Student Lounge

Sharing technical and real-life examples of how students can use MATLAB and Simulink in their everyday projects #studentsuccess

Improve a Car’s Engine Performance

For today’s post Roberto Valenti will provide details about the project implemented by MathWorks’ new Excellence in Innovation Program team. 

In the MATLAB and Simulink Design Projects for Students Everywhere blog we introduced the MathWorks Excellence in Innovation program and how we collaborated with Professor Shayne McConomy from the Mechanical Engineering Department of the Florida Agricultural and Mechanical University – Florida State University (FAMU-FSU) College of Engineering to pilot the program. As a result, a team of students from Professor McConomy’s senior design class selected and worked on an automotive project from the GitHub list. In this blog we provide details on the project and the solution the team has implemented.  

The team, composed of four senior students: Austin LaFever, Patrick H. Marlatt, Frederick Peterson, and Jonathan Wozny, (pictures of the students in Figure 1worked on an automotive project, named MIMO Engine Airpath Control, with the objective to design and implement a torque control to improve a car’s engine performance using a Multi Input Multi Output (MIMO) approach.  

The challenging project gave the students the opportunity to gain knowledge on a car’s powertrain system, modeling and simulation, system identification, and an advanced control approach such as the increasingly popular model predictive control. Moreover, throughout the project they had the chance to apply industry relevant tools for real world applications building the base of their career in the automotive industry!  


Internal combustion engines will continue to be used in the automotive marketplace well into the future. However, engine performance, fuel economy, and emissions must continually be improved to keep them viable relative to more expensive full electric power sources. For example, modern gasoline and diesel engines use direct fuel injection which can result in particulate matter emissions at low engine loads with particles small enough to enter the human bloodstream directly through the lungs, so control of particulates is a major area of focus in diesel and gasoline engine control design today. Transient air-fuel ratio control is critical to the particulate matter problem. The ability to both estimate and control the airflow into the engine is at least half of the Air-Fuel Ratio (AFR) control problem that is critical to obtain good engine performance, fuel economy, and emissions. Since multiple actuators, e.g., throttle, wastegate, cam-phasers, Gas Re-circulation (EGR), affect the airflow into the engine, multi-input/multi-output (MIMO) control of engine airflow is a desirable way to improve engine airflow control and estimation performance that has yet to be implemented fully in the marketplace.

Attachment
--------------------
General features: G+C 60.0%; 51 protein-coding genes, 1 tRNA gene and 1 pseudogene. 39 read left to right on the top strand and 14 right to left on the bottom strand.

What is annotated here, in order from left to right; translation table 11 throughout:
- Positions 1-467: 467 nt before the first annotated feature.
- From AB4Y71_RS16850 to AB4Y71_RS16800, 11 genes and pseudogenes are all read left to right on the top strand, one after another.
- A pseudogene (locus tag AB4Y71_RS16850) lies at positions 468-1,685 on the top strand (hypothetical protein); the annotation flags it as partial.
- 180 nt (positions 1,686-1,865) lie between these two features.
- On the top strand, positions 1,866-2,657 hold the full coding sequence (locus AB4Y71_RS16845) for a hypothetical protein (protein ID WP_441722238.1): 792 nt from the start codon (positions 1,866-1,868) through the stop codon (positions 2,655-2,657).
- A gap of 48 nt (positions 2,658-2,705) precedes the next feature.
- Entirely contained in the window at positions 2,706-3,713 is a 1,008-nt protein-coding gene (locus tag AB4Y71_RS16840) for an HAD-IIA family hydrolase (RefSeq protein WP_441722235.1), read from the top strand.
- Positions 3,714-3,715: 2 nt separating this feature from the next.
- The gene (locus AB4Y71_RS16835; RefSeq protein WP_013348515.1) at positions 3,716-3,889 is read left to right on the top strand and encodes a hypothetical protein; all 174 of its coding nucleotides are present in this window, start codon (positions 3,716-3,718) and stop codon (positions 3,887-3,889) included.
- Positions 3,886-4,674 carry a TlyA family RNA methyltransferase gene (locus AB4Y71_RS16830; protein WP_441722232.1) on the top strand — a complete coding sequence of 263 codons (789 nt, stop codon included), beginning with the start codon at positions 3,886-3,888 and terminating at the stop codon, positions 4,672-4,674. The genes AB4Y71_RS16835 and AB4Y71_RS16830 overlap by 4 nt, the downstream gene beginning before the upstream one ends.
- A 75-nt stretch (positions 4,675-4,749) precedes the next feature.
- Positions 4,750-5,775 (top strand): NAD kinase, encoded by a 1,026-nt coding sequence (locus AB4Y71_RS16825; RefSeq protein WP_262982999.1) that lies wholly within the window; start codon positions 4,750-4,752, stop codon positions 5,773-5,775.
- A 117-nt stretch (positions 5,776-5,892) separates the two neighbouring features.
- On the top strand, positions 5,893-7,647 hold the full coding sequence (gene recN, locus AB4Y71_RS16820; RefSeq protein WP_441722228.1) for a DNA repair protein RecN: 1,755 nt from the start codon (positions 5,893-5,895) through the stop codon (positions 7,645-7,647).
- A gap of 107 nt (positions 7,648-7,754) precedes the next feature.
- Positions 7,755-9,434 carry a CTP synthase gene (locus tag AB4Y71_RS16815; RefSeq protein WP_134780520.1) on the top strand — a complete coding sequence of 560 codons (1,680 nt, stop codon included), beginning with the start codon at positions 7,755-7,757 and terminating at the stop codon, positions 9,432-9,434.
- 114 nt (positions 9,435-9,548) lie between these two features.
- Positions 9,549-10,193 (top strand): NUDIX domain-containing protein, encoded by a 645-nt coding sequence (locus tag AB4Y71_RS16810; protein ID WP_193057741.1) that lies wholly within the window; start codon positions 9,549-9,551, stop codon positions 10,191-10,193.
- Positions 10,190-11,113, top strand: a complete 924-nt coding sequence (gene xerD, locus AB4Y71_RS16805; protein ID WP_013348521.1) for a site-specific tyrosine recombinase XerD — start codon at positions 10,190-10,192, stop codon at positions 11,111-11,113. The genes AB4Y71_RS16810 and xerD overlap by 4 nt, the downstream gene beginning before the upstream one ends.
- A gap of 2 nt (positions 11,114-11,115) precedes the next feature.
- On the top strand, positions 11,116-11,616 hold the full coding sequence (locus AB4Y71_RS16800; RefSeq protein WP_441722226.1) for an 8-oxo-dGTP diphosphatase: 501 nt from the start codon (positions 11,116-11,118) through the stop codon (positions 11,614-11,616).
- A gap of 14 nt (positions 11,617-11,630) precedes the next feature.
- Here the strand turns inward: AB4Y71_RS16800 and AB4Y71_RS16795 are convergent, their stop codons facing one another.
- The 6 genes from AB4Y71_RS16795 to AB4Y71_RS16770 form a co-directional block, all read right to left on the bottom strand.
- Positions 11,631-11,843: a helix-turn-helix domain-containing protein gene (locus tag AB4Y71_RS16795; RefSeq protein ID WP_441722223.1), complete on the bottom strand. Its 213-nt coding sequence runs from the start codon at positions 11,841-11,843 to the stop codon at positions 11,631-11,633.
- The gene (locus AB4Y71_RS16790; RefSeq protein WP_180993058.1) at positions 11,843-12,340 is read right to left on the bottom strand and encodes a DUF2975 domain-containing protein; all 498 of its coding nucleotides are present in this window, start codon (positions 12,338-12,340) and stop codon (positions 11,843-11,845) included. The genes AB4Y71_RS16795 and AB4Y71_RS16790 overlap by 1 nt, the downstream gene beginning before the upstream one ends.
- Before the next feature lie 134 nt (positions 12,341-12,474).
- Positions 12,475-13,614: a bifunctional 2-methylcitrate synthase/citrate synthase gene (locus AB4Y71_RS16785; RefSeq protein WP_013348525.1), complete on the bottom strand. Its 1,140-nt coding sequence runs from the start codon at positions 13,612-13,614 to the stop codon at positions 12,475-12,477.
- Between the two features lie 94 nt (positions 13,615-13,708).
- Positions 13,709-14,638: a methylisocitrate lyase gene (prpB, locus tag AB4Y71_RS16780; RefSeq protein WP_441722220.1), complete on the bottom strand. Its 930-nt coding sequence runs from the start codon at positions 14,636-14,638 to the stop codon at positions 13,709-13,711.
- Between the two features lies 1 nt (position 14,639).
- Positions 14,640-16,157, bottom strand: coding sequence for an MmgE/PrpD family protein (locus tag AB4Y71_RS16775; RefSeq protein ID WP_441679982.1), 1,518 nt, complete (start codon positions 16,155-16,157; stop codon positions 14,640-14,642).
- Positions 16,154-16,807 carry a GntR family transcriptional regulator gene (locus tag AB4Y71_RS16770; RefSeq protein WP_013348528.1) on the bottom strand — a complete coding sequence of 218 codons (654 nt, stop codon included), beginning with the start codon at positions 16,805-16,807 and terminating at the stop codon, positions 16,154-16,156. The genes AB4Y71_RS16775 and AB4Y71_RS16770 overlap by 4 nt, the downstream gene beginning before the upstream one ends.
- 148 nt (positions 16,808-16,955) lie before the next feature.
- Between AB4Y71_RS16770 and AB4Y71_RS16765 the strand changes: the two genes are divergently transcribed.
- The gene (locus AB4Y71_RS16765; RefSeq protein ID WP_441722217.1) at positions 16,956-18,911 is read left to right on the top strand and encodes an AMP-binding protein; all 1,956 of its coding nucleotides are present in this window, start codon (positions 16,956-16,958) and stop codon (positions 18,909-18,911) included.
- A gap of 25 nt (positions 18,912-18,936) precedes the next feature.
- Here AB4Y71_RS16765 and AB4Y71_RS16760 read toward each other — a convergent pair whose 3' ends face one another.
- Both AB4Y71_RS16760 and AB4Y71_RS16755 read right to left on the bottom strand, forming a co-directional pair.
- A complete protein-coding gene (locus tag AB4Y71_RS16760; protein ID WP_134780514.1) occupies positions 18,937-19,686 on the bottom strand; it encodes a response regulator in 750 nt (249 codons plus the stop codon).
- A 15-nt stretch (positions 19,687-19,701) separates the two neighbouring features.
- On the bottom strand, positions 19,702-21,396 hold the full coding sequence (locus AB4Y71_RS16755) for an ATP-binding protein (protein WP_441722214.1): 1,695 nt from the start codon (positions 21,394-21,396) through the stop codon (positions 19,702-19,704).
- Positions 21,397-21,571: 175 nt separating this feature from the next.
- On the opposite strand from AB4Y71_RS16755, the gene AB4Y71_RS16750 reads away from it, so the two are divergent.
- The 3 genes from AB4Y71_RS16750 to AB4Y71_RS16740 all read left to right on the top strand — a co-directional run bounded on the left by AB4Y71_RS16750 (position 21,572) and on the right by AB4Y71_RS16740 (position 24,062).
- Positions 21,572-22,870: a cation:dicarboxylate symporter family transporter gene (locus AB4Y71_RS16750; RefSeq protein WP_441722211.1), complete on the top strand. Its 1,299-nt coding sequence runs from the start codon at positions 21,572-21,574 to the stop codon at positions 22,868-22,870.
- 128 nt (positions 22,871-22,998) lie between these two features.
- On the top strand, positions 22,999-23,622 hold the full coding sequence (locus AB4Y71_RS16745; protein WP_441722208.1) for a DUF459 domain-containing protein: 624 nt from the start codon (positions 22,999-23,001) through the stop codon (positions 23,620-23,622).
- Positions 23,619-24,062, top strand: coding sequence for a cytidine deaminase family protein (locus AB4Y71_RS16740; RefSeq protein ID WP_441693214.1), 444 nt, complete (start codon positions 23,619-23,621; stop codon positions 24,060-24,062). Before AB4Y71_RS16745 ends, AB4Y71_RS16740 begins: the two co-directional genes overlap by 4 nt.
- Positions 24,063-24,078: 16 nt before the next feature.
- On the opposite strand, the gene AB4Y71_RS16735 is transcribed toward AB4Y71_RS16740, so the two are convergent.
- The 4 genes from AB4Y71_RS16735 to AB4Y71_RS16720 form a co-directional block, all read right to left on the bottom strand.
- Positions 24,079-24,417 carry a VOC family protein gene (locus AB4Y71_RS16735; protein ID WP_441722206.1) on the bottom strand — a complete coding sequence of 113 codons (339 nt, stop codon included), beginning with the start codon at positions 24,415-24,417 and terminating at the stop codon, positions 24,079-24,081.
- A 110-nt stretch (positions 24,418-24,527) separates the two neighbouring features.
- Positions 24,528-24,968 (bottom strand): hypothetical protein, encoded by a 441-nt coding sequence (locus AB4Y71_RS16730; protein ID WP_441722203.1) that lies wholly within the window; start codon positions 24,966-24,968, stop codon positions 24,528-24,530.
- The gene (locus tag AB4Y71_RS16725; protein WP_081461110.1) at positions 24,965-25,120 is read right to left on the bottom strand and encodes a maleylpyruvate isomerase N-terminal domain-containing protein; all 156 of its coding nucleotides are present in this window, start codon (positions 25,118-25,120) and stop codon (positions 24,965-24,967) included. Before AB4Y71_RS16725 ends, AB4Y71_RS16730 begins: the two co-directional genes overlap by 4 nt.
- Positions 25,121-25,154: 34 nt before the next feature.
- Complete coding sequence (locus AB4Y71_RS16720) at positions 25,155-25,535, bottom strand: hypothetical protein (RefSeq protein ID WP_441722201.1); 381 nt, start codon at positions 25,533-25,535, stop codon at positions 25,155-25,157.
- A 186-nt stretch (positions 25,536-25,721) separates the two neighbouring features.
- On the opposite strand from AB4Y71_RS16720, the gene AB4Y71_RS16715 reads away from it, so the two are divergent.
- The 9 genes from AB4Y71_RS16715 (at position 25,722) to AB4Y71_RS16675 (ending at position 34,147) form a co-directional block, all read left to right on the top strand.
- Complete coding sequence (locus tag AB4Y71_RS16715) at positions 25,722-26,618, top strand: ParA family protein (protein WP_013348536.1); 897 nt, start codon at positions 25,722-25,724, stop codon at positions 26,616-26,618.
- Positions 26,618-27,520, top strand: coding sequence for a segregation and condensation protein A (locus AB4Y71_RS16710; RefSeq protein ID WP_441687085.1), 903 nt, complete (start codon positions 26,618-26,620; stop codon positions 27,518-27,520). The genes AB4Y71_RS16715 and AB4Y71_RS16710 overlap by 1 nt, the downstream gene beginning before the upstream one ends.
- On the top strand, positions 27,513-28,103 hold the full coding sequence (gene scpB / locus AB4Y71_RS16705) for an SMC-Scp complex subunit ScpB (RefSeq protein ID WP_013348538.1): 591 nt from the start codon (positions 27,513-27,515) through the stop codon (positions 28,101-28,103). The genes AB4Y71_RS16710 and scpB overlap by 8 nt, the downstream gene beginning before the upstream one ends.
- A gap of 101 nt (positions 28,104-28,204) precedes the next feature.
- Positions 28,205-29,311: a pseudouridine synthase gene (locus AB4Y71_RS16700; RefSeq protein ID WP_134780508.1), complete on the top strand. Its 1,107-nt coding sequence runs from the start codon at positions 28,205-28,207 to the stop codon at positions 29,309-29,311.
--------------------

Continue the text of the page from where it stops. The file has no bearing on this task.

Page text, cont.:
Internal combustion engines rely on airflow through the engine from the outside environment in order to complete the combustion process and power the engine. Until now, internal combustion engines have relied on a single-input single-output (SISO) proportional-integral (PI) control approach developed decades ago. This approach manipulates the main components that control airflow into the engine using scheduled steady-state positions. During transient response, the output is not coordinated or optimal compared to steady-state operation, resulting in inefficient control of torque and emissions. Although effective steady state control is achievable, effective transient control with this method is not and therefore needs to be improved to keep up with increasingly competitive standards of engine performance and emissions. With the standard technique, throttle and wastegate are not coordinated to provide a boost or intake manifold pressure (MAP) trajectory that would result in good emissions and torque transient response. Our project goal was to design and implement a MIMO controller of the air system to produce coordinated and optimal control of the output values in both transient and steady-state conditions. This control approach will control the boost by controlling the throttle and wastegate. Boost will then be related to torque to create a desired torque response. 

We decided to follow the work described by GM in [1] and implementing a model predictive control (MPC) system for the air flow components, specifically the throttle and wastegate, to control transient and steady state torque and emissions effectively. 


In this project, the engine system has been simulated using the spark-ignition (SI) Engine Dynamometer in the MathWorks Powertrain Blockset™, shown in Figure 2 below.